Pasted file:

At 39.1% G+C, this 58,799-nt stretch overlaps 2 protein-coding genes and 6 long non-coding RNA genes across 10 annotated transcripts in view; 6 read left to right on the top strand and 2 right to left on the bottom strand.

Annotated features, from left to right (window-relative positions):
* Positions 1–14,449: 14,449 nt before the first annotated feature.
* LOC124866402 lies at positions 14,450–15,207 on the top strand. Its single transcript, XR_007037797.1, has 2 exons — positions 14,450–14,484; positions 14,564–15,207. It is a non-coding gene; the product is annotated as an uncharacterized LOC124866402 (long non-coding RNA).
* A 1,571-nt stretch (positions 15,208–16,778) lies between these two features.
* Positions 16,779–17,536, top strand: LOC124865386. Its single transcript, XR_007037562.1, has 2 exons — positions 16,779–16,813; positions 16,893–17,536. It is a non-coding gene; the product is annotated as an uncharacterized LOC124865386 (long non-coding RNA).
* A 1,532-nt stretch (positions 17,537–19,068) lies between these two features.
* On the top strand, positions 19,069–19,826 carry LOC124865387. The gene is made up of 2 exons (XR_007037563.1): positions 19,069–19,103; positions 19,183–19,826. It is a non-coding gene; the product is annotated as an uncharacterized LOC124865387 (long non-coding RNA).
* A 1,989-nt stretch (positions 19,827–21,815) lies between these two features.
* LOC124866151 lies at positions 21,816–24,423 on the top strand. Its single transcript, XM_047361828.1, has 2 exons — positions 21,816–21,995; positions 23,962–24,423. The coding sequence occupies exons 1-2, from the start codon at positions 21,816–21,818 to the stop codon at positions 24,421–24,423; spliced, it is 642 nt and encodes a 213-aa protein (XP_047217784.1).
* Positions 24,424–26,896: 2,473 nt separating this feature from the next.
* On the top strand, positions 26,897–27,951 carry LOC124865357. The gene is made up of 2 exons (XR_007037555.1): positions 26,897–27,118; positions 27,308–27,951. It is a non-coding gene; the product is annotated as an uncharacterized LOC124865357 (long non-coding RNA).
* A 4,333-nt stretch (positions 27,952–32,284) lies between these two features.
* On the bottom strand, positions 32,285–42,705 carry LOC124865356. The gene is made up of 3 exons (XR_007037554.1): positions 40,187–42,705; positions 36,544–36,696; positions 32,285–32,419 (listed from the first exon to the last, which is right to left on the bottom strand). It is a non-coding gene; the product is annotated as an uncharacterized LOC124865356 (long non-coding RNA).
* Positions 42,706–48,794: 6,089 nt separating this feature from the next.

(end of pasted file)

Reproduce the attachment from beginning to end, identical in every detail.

At 39.1% G+C, this 58,799-nt stretch overlaps 2 protein-coding genes and 6 long non-coding RNA genes across 10 annotated transcripts in view; 6 read left to right on the top strand and 2 right to left on the bottom strand.

Annotated features, from left to right (window-relative positions):
* Positions 1–14,449: 14,449 nt before the first annotated feature.
* LOC124866402 lies at positions 14,450–15,207 on the top strand. Its single transcript, XR_007037797.1, has 2 exons — positions 14,450–14,484; positions 14,564–15,207. It is a non-coding gene; the product is annotated as an uncharacterized LOC124866402 (long non-coding RNA).
* A 1,571-nt stretch (positions 15,208–16,778) lies between these two features.
* Positions 16,779–17,536, top strand: LOC124865386. Its single transcript, XR_007037562.1, has 2 exons — positions 16,779–16,813; positions 16,893–17,536. It is a non-coding gene; the product is annotated as an uncharacterized LOC124865386 (long non-coding RNA).
* A 1,532-nt stretch (positions 17,537–19,068) lies between these two features.
* On the top strand, positions 19,069–19,826 carry LOC124865387. The gene is made up of 2 exons (XR_007037563.1): positions 19,069–19,103; positions 19,183–19,826. It is a non-coding gene; the product is annotated as an uncharacterized LOC124865387 (long non-coding RNA).
* A 1,989-nt stretch (positions 19,827–21,815) lies between these two features.
* LOC124866151 lies at positions 21,816–24,423 on the top strand. Its single transcript, XM_047361828.1, has 2 exons — positions 21,816–21,995; positions 23,962–24,423. The coding sequence occupies exons 1-2, from the start codon at positions 21,816–21,818 to the stop codon at positions 24,421–24,423; spliced, it is 642 nt and encodes a 213-aa protein (XP_047217784.1).
* Positions 24,424–26,896: 2,473 nt separating this feature from the next.
* On the top strand, positions 26,897–27,951 carry LOC124865357. The gene is made up of 2 exons (XR_007037555.1): positions 26,897–27,118; positions 27,308–27,951. It is a non-coding gene; the product is annotated as an uncharacterized LOC124865357 (long non-coding RNA).
* A 4,333-nt stretch (positions 27,952–32,284) lies between these two features.
* On the bottom strand, positions 32,285–42,705 carry LOC124865356. The gene is made up of 3 exons (XR_007037554.1): positions 40,187–42,705; positions 36,544–36,696; positions 32,285–32,419 (listed from the first exon to the last, which is right to left on the bottom strand). It is a non-coding gene; the product is annotated as an uncharacterized LOC124865356 (long non-coding RNA).
* Positions 42,706–48,794: 6,089 nt separating this feature from the next.